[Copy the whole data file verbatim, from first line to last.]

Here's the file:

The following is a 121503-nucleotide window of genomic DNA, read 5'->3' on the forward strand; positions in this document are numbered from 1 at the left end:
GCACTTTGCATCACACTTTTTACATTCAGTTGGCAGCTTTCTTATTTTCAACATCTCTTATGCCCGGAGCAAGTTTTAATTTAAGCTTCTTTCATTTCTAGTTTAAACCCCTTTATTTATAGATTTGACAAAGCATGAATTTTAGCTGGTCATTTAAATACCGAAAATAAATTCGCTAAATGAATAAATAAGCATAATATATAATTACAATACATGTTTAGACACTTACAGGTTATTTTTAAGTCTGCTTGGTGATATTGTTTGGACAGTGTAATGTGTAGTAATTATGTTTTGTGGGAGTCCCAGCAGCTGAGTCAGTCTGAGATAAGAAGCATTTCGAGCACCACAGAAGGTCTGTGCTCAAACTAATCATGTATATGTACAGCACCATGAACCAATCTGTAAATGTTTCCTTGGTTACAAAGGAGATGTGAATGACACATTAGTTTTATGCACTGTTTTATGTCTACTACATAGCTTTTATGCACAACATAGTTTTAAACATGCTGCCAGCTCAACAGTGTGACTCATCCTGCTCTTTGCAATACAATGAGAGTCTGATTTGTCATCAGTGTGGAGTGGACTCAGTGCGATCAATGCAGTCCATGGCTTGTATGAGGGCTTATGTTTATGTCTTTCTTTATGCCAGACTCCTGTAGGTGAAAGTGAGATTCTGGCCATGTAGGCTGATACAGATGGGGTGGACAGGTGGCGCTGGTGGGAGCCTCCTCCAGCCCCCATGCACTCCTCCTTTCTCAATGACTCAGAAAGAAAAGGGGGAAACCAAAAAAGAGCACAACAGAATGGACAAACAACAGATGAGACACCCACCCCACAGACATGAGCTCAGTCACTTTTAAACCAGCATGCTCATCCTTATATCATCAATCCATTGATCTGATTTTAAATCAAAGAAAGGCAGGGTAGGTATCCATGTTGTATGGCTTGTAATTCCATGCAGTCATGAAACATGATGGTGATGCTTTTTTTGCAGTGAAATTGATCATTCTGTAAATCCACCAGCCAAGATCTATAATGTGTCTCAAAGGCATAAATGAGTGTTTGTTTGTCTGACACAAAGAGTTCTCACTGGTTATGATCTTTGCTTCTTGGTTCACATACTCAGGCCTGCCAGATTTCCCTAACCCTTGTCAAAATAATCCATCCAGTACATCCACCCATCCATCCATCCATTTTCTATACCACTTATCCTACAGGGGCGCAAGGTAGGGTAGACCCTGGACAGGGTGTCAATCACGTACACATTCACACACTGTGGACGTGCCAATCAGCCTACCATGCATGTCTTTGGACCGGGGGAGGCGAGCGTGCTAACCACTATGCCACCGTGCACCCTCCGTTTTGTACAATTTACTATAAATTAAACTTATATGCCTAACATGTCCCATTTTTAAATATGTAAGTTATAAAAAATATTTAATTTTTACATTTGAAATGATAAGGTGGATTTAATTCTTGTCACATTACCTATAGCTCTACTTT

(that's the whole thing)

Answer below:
The following is a 121503-nucleotide window of genomic DNA, read 5'->3' on the forward strand; positions in this document are numbered from 1 at the left end:
GCACTTTGCATCACACTTTTTACATTCAGTTGGCAGCTTTCTTATTTTCAACATCTCTTATGCCCGGAGCAAGTTTTAATTTAAGCTTCTTTCATTTCTAGTTTAAACCCCTTTATTTATAGATTTGACAAAGCATGAATTTTAGCTGGTCATTTAAATACCGAAAATAAATTCGCTAAATGAATAAATAAGCATAATATATAATTACAATACATGTTTAGACACTTACAGGTTATTTTTAAGTCTGCTTGGTGATATTGTTTGGACAGTGTAATGTGTAGTAATTATGTTTTGTGGGAGTCCCAGCAGCTGAGTCAGTCTGAGATAAGAAGCATTTCGAGCACCACAGAAGGTCTGTGCTCAAACTAATCATGTATATGTACAGCACCATGAACCAATCTGTAAATGTTTCCTTGGTTACAAAGGAGATGTGAATGACACATTAGTTTTATGCACTGTTTTATGTCTACTACATAGCTTTTATGCACAACATAGTTTTAAACATGCTGCCAGCTCAACAGTGTGACTCATCCTGCTCTTTGCAATACAATGAGAGTCTGATTTGTCATCAGTGTGGAGTGGACTCAGTGCGATCAATGCAGTCCATGGCTTGTATGAGGGCTTATGTTTATGTCTTTCTTTATGCCAGACTCCTGTAGGTGAAAGTGAGATTCTGGCCATGTAGGCTGATACAGATGGGGTGGACAGGTGGCGCTGGTGGGAGCCTCCTCCAGCCCCCATGCACTCCTCCTTTCTCAATGACTCAGAAAGAAAAGGGGGAAACCAAAAAAGAGCACAACAGAATGGACAAACAACAGATGAGACACCCACCCCACAGACATGAGCTCAGTCACTTTTAAACCAGCATGCTCATCCTTATATCATCAATCCATTGATCTGATTTTAAATCAAAGAAAGGCAGGGTAGGTATCCATGTTGTATGGCTTGTAATTCCATGCAGTCATGAAACATGATGGTGATGCTTTTTTTGCAGTGAAATTGATCATTCTGTAAATCCACCAGCCAAGATCTATAATGTGTCTCAAAGGCATAAATGAGTGTTTGTTTGTCTGACACAAAGAGTTCTCACTGGTTATGATCTTTGCTTCTTGGTTCACATACTCAGGCCTGCCAGATTTCCCTAACCCTTGTCAAAATAATCCATCCAGTACATCCACCCATCCATCCATCCATTTTCTATACCACTTATCCTACAGGGGCGCAAGGTAGGGTAGACCCTGGACAGGGTGTCAATCACGTACACATTCACACACTGTGGACGTGCCAATCAGCCTACCATGCATGTCTTTGGACCGGGGGAGGCGAGCGTGCTAACCACTATGCCACCGTGCACCCTCCGTTTTGTACAATTTACTATAAATTAAACTTATATGCCTAACATGTCCCATTTTTAAATATGTAAGTTATAAAAAATATTTAATTTTTACATTTGAAATGATAAGGTGGATTTAATTCTTGTCACATTACCTATAGCTCTACTTT